The tragic situation in Nagorno-Karabakh – where, at of the time of writing, more than 93,000 of the region’s estimated 120,000 ethnic Armenian residents have fled -- shows that there is no such thing as a rules-based international order.
The figure is more than half of the overall population of the ethnic Armenians in the region
President of self-declared republic says all government institutions to be disbanded from January 2024 after Azerbaijani military victory.
Expansion of the Southern Gas Corridor pipelines carrying Azerbaijani gas to Europe is on hold pending confirmation that Europe will buy the gas. Baku's offensive to retake Nagorno-Karabakh could further complicate things.
Turkish strongman and Azerbaijani counterpart Aliyev appear to have eased up on ‘Zangezur’ demand. But analysts think it might only be a temporary tactical retreat.
The former state minister of the Nagorno-Karabakh and leading Russian banker Ruben Vardanyan, was arrested on the Azerbaijani border as he attempted to depart for Goris in Armenia’s Syunik province with the other refugees fleeing the enclave.
High gas prices, China slowdown and shifts in industrial production contribute to slower growth in Central Europe.
“By launching a military offensive in Nagorny Karabakh, President Aliyev forfeited the trust of Europeans. Azerbaijan’s status as a transport hub cannot be a reason for the EU to go soft on Baku,” says scholar Thomas de Waal.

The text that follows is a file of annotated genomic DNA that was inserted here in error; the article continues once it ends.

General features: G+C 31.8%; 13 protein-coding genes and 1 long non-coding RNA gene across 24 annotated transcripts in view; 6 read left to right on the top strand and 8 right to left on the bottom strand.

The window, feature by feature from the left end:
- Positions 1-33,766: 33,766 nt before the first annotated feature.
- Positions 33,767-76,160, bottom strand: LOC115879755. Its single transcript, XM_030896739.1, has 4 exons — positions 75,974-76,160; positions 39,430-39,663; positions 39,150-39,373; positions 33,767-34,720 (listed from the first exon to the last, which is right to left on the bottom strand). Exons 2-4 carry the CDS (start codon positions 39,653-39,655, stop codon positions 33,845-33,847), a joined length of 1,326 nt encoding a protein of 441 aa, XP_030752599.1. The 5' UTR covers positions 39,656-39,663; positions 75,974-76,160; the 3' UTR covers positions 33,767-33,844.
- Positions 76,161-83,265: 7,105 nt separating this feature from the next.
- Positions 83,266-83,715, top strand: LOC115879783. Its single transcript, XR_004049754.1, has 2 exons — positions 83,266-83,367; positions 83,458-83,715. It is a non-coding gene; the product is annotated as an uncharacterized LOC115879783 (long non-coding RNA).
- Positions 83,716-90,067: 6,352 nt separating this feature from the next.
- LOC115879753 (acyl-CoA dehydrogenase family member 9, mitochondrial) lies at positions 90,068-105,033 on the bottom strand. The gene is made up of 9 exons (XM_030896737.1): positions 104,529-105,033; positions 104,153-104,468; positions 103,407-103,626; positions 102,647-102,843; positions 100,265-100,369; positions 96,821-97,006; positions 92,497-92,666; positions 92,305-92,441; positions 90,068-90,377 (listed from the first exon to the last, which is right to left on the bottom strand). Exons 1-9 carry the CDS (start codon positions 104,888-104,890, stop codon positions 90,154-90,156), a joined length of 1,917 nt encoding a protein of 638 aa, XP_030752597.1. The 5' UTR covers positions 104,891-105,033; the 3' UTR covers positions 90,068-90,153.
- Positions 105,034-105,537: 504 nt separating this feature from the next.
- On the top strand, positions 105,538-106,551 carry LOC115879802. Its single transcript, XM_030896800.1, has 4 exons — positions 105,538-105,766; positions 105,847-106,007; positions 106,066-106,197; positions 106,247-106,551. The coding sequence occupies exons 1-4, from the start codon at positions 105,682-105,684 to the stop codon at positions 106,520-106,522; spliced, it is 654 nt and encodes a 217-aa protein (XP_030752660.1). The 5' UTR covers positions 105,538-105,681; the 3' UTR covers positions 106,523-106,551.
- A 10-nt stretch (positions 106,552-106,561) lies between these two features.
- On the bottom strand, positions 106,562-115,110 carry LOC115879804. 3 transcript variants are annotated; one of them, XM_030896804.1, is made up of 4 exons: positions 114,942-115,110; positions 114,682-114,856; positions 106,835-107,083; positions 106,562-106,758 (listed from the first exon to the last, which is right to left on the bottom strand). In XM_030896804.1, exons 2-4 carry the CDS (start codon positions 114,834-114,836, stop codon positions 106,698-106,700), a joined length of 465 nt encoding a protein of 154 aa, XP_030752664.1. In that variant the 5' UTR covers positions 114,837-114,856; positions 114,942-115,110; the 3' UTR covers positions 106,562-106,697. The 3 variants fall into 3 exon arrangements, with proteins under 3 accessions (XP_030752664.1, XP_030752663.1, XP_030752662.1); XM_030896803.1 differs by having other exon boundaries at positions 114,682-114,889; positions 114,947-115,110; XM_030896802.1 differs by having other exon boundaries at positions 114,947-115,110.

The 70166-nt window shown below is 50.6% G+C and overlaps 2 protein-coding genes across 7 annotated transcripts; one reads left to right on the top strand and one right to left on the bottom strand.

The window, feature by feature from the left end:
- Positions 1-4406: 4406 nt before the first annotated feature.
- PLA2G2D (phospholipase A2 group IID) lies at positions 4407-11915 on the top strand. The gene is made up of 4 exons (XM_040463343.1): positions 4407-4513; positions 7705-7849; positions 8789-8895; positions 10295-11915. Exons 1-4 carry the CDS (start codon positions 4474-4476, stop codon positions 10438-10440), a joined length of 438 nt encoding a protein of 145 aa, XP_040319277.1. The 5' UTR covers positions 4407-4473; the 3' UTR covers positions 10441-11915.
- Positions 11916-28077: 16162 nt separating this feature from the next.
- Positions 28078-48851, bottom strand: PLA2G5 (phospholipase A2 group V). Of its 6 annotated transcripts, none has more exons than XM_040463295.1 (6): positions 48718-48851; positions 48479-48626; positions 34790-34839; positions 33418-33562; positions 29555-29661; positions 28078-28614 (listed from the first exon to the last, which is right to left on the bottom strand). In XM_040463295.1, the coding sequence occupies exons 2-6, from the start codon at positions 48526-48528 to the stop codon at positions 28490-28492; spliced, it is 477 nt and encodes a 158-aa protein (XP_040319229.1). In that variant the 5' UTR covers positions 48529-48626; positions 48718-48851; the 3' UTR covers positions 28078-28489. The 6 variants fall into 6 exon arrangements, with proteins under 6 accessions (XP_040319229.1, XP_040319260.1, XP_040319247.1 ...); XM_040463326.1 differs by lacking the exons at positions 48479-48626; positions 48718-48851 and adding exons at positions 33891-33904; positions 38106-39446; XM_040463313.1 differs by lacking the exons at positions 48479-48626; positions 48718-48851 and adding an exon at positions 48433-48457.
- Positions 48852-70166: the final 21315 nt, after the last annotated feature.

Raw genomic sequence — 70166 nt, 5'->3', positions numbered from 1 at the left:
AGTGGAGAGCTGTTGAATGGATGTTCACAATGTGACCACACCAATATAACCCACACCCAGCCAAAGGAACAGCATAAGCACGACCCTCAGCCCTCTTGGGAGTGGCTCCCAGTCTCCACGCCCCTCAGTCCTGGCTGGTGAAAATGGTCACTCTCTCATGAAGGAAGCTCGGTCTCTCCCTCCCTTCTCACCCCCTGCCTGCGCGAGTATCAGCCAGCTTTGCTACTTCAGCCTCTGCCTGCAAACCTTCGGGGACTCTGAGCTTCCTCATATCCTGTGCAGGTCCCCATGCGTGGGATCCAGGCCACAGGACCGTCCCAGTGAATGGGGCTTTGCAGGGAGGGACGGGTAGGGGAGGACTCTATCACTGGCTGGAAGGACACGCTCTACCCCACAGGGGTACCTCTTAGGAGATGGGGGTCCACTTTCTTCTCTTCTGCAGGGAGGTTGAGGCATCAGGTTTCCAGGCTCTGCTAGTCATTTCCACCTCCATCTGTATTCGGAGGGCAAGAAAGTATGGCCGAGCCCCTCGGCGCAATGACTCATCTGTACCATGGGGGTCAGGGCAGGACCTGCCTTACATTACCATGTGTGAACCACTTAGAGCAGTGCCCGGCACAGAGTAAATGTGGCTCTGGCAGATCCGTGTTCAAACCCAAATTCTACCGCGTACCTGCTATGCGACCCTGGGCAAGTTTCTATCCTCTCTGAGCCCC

Iran says it will take action against any attempt by Turkey and Azerbaijan to try to create a land bridge between the two countries across Armenia’s Syunik region next to the Iranian border.
Azerbaijanis are tired of war but it is not yet clear that the 30 years of conflict are finally over against the ethnic Armenian enclave as well as Armenia itself.
PM Pashinyan accused of “unacceptable outbursts” in describing security arrangement with Russia as “not effective” for national interests in wake of defeat of Nagorno-Karabakh’s ethnic-Armenians by Azerbaijan.
Two presidents pointedly meet in key Azerbaijani exclave of Nakhchivan as they look to press home advantage won by quick success of Baku’s Karabakh offensive.
Refugees are fleeing from areas occupied by Azerbaijani forces, as well as from areas that are poised to be occupied by them, in what risks becoming a humanitarian disaster.
“A fresh disaster may be looming in Nagorno-Karabakh, the majority-Armenian highland enclave within the borders of Azerbaijan,” wrote veteran scholar Thomas de Waal for Carnegie Europe in a note on September 24.
A humanitarian crisis is unfolding in the Nagorno-Karabakh enclave following the launch of Azerbaijan’s so-called anti-terrorist operation on September 19. Hundreds of people have already been killed. Thousands more than have been made homeless.
Negotiations in the Azerbaijani city of Yevlakh are focused on security guarantees for the withdrawal of the Nagorno-Karabakh forces to Armenia and amnesties for its soldiers and leaders.
The United Nations Security Council (UNSC) called for an end to the fighting in Nagorno-Karabakh on September 21, but took few concrete steps that might help achieve that.
Defending Armenia and Nagorno-Karabakh are no longer in line with Moscow’s evolving interests.
While Azerbaijani officials have said that civilians will be allowed to stay there unharmed, few, if any, of the locals believe them.